The titles Monster is an unattractive girl who suffers through a lonely childhood, shunned by family and friends. I was expecting a formulaic ugly duckling transformation. Years of hard struggle, until she finally climbs toward her goal and overcomes the obstacles in her life. I'm trying not to spoil to much, but at the end of the novel when the transformation is complete, the Monster remains, she is just a horrible twisted person. In fact, it's very hard to find any likable characters in this novel, there is one, but I'm not sure why he makes the choices that he does.

I must applaud Naoki Hyakuta for avoiding expectations, and providing a twist to the ugly duckling transformation, the same avoidance of the mighty ducks style "school kids overcome hardships to achieve sporting glory" in Box!

If you are looking for an insight into the seedy underworld of snack bars and prostitution in Japan, then Monster is an interesting read. I'm reminded of the Akutagawa Prize winning novel, Snakes and Earings by Hitomi Kanehara. The sole purpose of the books seem to be to shock the reader by giving a glimpse into the Japanese underbelly.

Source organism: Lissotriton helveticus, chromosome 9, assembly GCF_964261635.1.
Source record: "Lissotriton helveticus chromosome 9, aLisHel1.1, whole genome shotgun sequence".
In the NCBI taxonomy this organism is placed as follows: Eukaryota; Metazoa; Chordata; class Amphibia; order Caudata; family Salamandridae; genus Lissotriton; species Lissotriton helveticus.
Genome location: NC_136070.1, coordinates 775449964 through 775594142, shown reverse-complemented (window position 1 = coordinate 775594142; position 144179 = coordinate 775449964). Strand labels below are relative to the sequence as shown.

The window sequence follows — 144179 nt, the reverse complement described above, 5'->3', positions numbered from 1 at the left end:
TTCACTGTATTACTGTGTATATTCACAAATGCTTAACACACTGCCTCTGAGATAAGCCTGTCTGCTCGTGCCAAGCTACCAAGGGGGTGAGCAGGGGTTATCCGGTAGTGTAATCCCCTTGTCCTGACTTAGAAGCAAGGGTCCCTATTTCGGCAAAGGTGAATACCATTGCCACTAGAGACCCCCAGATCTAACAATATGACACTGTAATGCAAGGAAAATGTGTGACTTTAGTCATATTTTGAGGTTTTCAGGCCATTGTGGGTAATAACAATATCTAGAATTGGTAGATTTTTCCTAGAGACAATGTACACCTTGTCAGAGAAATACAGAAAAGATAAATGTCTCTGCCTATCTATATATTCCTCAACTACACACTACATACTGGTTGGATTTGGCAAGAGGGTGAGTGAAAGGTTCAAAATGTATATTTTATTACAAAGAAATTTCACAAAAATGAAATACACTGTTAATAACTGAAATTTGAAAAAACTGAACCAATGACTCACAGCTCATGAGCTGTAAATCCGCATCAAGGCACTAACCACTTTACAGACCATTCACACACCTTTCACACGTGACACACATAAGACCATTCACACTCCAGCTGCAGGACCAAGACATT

The movie adaption of Monster featuring Saki Takaoka in the title roll will hit cinemas in Japan in 2013.

Wednesday, December 26, 2012

I Am A Hero #10

I spend the last few days getting up to date with I Am A Hero. Volume 10 was released in November. Already securing a release in France, Italy and Spain, I wonder how far behind the English release is, especially if they want to capitalize on the popularity of The Walking Dead.

Volumes 7-8 finish up the Governor-esque story arc of Sango and his goons at the outlet mall. We see Hideo and "Yabu" searching for medical treatment for Hiromi.